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Buffalo Wild Wings (BWLD) is a restaurant chain that offers casual dining with a full (sports) bar. It is usually set in a suburban or rural environment. As of the time of writing, Buffalo Wild Wings had 817 restaurants, of which 319 were company-owned, while 498 were franchised. In 2012, it plans to open 90 new restaurants (11% growth). In its annual report, Buffalo Wild Wings claims the United States market can support more than 1,000 of its restaurant concepts.

Click to enlarge

As shown in the table, Buffalo Wild Wings' restaurant-opening speed has slowed down a little over the past two years, dropping from 15%-20% per year to 12% per year. It is also moving towards having more company-owned rather than franchise restaurants, making it more similar to other non-fast-food restaurant chains like Darden Restaurants (DRI). Each Buffalo Wild Wings company-owned restaurant had sales of about $2.25 million in 2011, with a per restaurant sales growth of roughly 5%. Amazingly, chicken wings accounted for 41% of the sales at Buffalo Wild Wings restaurants.

Owned

Growth

Franchised

Growth

Total

Growth

2011

319

23%

498

5%

817

12%

2010

259

12%

473

13%

732

12%

2009

232

18%

420

16%

652

16%

2008

197

22%

363

9%

560

14%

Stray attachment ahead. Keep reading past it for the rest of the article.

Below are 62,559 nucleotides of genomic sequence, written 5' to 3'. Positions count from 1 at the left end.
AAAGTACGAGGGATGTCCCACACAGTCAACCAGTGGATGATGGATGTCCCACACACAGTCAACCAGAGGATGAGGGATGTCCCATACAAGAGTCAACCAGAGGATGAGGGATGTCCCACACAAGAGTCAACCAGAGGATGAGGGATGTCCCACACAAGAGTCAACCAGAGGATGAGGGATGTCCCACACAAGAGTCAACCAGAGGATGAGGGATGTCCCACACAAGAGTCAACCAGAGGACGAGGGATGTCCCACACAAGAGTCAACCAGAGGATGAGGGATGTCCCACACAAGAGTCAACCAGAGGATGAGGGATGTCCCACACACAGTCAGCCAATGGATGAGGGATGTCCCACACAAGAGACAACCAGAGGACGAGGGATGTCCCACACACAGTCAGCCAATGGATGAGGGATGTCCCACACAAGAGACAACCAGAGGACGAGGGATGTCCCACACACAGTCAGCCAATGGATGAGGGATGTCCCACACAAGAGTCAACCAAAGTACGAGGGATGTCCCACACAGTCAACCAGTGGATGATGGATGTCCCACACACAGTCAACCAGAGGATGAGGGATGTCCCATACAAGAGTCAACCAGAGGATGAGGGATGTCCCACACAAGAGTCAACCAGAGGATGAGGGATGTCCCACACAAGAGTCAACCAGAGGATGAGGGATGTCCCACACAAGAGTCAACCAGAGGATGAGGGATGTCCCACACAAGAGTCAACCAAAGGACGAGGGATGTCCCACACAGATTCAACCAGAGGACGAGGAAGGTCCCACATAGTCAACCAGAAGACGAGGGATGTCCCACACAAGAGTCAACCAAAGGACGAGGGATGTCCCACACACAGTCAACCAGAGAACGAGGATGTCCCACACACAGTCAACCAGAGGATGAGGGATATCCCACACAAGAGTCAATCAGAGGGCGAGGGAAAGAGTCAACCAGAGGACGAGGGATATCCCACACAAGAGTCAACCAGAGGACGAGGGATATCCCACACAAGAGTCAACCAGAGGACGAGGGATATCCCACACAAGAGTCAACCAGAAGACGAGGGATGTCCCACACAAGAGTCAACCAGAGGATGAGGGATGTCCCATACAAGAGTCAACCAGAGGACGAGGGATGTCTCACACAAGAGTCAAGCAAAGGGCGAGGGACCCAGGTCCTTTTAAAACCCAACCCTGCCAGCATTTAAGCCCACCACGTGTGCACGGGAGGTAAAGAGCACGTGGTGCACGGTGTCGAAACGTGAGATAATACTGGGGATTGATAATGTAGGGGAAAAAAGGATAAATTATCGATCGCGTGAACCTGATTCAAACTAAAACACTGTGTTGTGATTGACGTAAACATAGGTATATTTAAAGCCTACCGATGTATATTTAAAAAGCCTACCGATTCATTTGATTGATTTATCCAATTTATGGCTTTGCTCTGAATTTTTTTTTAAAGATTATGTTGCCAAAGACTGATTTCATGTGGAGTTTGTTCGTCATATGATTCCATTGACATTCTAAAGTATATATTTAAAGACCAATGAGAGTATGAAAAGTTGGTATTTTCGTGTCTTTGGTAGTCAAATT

2007

161

16%

332

14%

493

15%

2006

139

14%

290

17%

429

16%

2005

122

18%

248

22%

370

21%

2004

103

203

306

New restaurant opening (11%) and sales growth (5%) combined gives Buffalo Wild Wings 15% growth in revenue each year. Comparing to non-franchise restaurants such as Darden or PF Chang's (PFCB), the optimistic picture is to assume that Buffalo Wild Wings' operating margin stays between 9%-10% (close to Buffalo Wild Wings historical highs).

Starting with the current operating cash flow of $148.26 million, using a 15% growth projection for the next three years, Buffalo Wild Wings' projected operating cash flow is $225 million. Using a relatively conservative price/operating cash flow ratio of 10, this gives Buffalo Wild Wings a market cap of $2.25 billion in three years. In turn, it represents an annual return of roughly 10% from the current market cap of $1.71 billion. This is a reasonable return, but doesn't leave much for margin of safety.

The possible risks in taking positions:

1. Stagnant or no growth in restaurant-opening. This is very unlikely unless the market condition suddenly deteriorates and its margin drops sharply. I cannot see such trend based on recent financial records.

2. Same restaurant sales growth stops. This removes about 5% from the growth rate. The valuation under this condition gives 5% annual returns.

The verdict: Buffalo Wild Wings is fairly valued. It, however, does not leave a lot of margin of safety. If opportunities come up, buy on a dip.

Disclosure: I have no positions in any stocks mentioned, and no plans to initiate any positions within the next 72 hours.

Source: Buffalo Wild Wings: A Solid Growth Company To Buy On A Dip